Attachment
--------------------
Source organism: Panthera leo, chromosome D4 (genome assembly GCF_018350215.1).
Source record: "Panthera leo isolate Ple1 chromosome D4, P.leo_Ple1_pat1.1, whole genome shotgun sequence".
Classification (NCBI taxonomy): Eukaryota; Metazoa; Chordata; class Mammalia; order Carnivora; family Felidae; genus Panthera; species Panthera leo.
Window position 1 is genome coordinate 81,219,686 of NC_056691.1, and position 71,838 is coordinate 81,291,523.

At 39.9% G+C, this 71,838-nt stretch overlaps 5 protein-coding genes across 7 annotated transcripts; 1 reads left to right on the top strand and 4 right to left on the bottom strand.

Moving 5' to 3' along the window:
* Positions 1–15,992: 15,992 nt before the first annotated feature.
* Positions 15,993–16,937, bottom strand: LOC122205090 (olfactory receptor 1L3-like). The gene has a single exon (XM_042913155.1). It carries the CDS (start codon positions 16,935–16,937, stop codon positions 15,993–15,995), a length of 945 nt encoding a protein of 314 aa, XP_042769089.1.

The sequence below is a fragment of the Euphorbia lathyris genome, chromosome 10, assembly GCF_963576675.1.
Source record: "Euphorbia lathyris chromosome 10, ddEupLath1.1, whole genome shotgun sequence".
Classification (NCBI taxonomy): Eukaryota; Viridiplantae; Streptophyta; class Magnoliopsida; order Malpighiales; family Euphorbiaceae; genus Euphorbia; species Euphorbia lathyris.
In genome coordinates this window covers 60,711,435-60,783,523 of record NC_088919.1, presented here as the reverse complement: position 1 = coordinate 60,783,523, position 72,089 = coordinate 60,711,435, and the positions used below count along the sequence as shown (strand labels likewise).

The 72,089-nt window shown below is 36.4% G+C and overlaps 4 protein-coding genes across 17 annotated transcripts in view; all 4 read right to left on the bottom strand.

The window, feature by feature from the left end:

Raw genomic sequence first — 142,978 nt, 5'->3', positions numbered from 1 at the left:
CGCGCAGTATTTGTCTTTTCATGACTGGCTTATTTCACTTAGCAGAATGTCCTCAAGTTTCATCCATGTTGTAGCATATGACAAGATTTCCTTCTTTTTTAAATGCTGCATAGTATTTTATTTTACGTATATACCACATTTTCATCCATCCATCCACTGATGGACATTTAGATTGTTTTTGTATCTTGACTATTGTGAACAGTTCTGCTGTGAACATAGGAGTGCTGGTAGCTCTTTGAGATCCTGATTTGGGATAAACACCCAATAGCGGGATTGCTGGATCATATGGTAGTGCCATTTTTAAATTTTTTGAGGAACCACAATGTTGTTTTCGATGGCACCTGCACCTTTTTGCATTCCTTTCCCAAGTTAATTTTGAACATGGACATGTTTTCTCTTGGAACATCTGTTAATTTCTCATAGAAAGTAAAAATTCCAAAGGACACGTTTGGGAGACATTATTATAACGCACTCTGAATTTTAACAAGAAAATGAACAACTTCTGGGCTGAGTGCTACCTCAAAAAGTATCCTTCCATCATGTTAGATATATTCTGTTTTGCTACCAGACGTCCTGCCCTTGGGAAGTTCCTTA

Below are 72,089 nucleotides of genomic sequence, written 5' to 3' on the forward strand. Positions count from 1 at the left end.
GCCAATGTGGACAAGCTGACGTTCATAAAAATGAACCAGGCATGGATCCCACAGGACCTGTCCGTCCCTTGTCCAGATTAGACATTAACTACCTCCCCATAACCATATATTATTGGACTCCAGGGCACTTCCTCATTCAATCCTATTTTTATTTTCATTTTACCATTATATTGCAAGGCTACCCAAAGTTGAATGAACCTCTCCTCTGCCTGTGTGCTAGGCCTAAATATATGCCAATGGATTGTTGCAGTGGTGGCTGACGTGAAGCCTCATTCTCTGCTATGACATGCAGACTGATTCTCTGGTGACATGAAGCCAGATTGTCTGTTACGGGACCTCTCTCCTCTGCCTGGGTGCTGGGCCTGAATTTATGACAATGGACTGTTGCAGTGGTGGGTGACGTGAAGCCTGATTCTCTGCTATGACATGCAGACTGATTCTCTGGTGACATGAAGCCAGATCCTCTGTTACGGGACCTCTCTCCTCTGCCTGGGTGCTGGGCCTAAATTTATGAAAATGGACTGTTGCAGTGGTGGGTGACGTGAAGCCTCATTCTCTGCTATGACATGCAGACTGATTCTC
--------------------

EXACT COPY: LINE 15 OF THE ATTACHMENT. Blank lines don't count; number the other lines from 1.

Raw genomic sequence first — 142,978 nt, 5'->3', positions numbered from 1 at the left: